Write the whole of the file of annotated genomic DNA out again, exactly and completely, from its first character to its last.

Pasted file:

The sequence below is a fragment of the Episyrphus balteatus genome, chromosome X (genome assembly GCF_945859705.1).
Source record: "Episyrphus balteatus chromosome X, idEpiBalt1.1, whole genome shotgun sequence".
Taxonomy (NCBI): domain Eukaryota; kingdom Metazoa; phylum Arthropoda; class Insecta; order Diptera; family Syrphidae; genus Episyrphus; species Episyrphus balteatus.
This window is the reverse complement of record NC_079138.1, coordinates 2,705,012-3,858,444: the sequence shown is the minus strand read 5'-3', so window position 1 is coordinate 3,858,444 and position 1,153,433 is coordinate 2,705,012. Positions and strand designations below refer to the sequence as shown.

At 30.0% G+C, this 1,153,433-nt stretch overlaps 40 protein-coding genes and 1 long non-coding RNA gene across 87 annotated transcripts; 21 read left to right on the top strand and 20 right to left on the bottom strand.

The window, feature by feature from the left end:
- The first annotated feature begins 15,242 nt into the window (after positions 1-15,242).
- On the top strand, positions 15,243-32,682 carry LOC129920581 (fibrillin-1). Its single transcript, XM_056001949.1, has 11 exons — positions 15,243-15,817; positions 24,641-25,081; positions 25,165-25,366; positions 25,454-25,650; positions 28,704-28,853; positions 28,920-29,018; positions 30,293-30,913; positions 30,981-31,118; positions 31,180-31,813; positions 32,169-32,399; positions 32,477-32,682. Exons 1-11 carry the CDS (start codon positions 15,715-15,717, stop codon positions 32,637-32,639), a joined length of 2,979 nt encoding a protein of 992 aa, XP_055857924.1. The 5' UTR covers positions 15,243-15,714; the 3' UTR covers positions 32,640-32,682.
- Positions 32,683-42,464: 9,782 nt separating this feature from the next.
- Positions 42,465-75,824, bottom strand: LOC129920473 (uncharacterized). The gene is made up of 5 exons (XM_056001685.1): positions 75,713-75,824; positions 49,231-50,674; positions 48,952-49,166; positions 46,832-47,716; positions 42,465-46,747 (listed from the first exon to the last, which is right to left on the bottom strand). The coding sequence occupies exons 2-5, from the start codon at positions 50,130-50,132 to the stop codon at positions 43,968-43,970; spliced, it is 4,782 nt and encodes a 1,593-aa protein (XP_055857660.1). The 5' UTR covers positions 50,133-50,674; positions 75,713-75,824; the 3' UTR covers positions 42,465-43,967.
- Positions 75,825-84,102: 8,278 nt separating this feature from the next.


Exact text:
The sequence below is a fragment of the Episyrphus balteatus genome, chromosome X (genome assembly GCF_945859705.1).
Source record: "Episyrphus balteatus chromosome X, idEpiBalt1.1, whole genome shotgun sequence".
Taxonomy (NCBI): domain Eukaryota; kingdom Metazoa; phylum Arthropoda; class Insecta; order Diptera; family Syrphidae; genus Episyrphus; species Episyrphus balteatus.
This window is the reverse complement of record NC_079138.1, coordinates 2,705,012-3,858,444: the sequence shown is the minus strand read 5'-3', so window position 1 is coordinate 3,858,444 and position 1,153,433 is coordinate 2,705,012. Positions and strand designations below refer to the sequence as shown.

At 30.0% G+C, this 1,153,433-nt stretch overlaps 40 protein-coding genes and 1 long non-coding RNA gene across 87 annotated transcripts; 21 read left to right on the top strand and 20 right to left on the bottom strand.

The window, feature by feature from the left end:
- The first annotated feature begins 15,242 nt into the window (after positions 1-15,242).
- On the top strand, positions 15,243-32,682 carry LOC129920581 (fibrillin-1). Its single transcript, XM_056001949.1, has 11 exons — positions 15,243-15,817; positions 24,641-25,081; positions 25,165-25,366; positions 25,454-25,650; positions 28,704-28,853; positions 28,920-29,018; positions 30,293-30,913; positions 30,981-31,118; positions 31,180-31,813; positions 32,169-32,399; positions 32,477-32,682. Exons 1-11 carry the CDS (start codon positions 15,715-15,717, stop codon positions 32,637-32,639), a joined length of 2,979 nt encoding a protein of 992 aa, XP_055857924.1. The 5' UTR covers positions 15,243-15,714; the 3' UTR covers positions 32,640-32,682.
- Positions 32,683-42,464: 9,782 nt separating this feature from the next.
- Positions 42,465-75,824, bottom strand: LOC129920473 (uncharacterized). The gene is made up of 5 exons (XM_056001685.1): positions 75,713-75,824; positions 49,231-50,674; positions 48,952-49,166; positions 46,832-47,716; positions 42,465-46,747 (listed from the first exon to the last, which is right to left on the bottom strand). The coding sequence occupies exons 2-5, from the start codon at positions 50,130-50,132 to the stop codon at positions 43,968-43,970; spliced, it is 4,782 nt and encodes a 1,593-aa protein (XP_055857660.1). The 5' UTR covers positions 50,133-50,674; positions 75,713-75,824; the 3' UTR covers positions 42,465-43,967.
- Positions 75,825-84,102: 8,278 nt separating this feature from the next.